In view of the reality that we cannot transgress or die anymore the only obvious thing left to consider is what are we to do in this temporal life of ours, seeing that we have now ceased to be obligated to pursue righteousness? These things are not commandments, but rather encouragements proceeding from the understanding that some things are just not worth our attention. The mind of fleshly man, however, perverts everything it sets its eyes upon, seeking to reaffirm and justify its own wicked framework. So that where we reap life, they reap death, being blinded by the futility that rules over them. For they find an opportunity for the flesh in the very writings that testified to the removal of it; and they seek to enforce the law upon us by the same writings that dismissed it as worthless in bringing about any real change.

theshovel's picture

Hello again, Georgi

The mind of fleshly man, however, perverts everything it sets its eyes upon, seeking to reaffirm and justify its own wicked framework.

This is so true, and we need to remember it when we hear that voice of condemnation that would love to pull us into the confusion of this wicked framework.

Jim :)

This is really good. It took me a while to get past my fleshly mind to see what you are saying to B. Perhaps, in part, but I see much clearer now than the first time I read this. Jim, sometimes you will write with such spontaniety (impulsively) that I need to read your writings over and over again. I would not do this for most but I have learned to see your sincere heart in many of your writings and so its worth the time to contemplate/meditate on your writings.

However, in saying the above :) Ha!, could you comment on "relative sense" in your "... we have learned to read this whole letter in a relative sense..." and "... But there is absolutely NO relativity to it...". Relative?!?!?: I believe you are referring to how we have taken scripture (or as heard from a preacher/teaching) and then we mistakenly search ourselves to personalized verses to how verses relate to ourselves and in doing so we miss the whole meaning of the verses intent. (A great reason to read the letters in content and not just pick out a few catchy verses) What an excellent deceptive trap ... beware of such teaching.

Georgi,
Thank you for such an excellent reply.

theshovel's picture

Actually, it sounds as if you’ve commented on it pretty clearly. Of course, that won’t stop me from adding more. :)

Yes, the relative sense has everything to do with judging ourselves according to a fleshly grading system. We’re afraid to stand upon the reality that the life that is within us keeps the very heart of every commandment given by God to Israel. In Romans 13:10, Paul had written that “love is the fulfillment of the law,” and this reality demands that because we have the love of God poured out within us that we are the only ones who fulfill the law … and it all happens in those who do not have to try to keep it. And this is a total contradiction to the mind of man. Referring to the lottery, it is often said that you can’t win if you don’t play … and yet the only winners in real life are those who’ve been taken out of the game.

Yes, we miss the whole meaning of a letter like 1 John because we’ve saturated it in relativity. We’re afraid to say that we are the ones who truly keep God’s law, and there are two seemingly opposite reasons. First, we don’t feel qualified to make such a statement based upon our lack. We hear others talk about their Christian successes and we shrink away from intimidation. And should we come to realize that we’re not under law, and therefore, not under those commands, we’re afraid that we might sound legalistic if we own up to those law-fulfilling statements.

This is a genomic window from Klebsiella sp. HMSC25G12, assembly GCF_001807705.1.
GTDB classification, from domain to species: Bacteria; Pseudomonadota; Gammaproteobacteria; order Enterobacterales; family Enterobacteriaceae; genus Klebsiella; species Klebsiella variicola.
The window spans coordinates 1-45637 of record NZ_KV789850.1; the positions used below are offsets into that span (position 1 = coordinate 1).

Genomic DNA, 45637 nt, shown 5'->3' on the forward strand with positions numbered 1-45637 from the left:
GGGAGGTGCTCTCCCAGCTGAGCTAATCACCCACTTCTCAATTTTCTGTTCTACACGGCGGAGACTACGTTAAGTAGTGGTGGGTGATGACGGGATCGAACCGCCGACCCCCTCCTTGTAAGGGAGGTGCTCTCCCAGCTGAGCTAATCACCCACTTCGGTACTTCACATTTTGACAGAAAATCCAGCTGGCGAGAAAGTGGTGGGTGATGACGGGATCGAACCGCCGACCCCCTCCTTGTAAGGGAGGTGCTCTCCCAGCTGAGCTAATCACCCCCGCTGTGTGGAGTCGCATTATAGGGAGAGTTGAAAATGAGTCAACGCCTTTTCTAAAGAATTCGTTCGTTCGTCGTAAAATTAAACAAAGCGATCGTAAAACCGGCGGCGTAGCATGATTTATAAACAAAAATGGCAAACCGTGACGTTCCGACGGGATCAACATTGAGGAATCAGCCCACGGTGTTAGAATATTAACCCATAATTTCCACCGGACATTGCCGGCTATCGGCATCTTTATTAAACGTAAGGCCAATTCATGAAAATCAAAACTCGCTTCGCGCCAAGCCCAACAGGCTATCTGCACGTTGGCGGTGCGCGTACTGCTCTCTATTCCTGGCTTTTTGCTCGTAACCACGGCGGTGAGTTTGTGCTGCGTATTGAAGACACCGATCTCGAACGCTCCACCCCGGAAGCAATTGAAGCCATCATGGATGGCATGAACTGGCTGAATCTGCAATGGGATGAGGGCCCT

Both fears, though, come from the same place: the logic of the world. In truth, we are the ones who keep the word of God, and it happens miraculously through us by the power of the life of God that has been put within us. When we cease reading these powerful statements in that relative sense, we discover that we don’t have to justify ourselves one way or the other. It simply is what it is because of the new creation in Christ.

Jim :)

‘Yes, the relative sense has everything to do with judging ourselves according to a fleshly grading system. We’re afraid to stand upon the reality that the life that is within us keeps the very heart of every commandment given by God to Israel.’-Jim

Yet we keep on trying to please the senses by coming up with some sort of proof of this in the outward realm were it can not be recognized. If I am obeying God from the heart, my senses do not indicate this at all. Oh, I may see myself following after some man made command for a time and somehow think it is me ‘obeying God’ but, if I am truly in Him, I would never be satisfied by that assumption. In fact I would be injuring my self in the endeavor.

Having these unseen things be true of me is so foreign to that which I had learned while living in this religious setting from the world and also primarily in the Christian church. The world and it’s preachers made me think I was to track all of this reality in some way through the agency and perception of the fleshly mind. That way I could judge it both in myself and in another by human standards. That made sense to my former fleshly perceptions.

Judgment is perfectly fine for us who are in Him, don’t get me wrong. But that judgment is according to that which is in us from Christ and in nothing else.

Adam

Thank you Adam and Jim. The follow-up replies really help.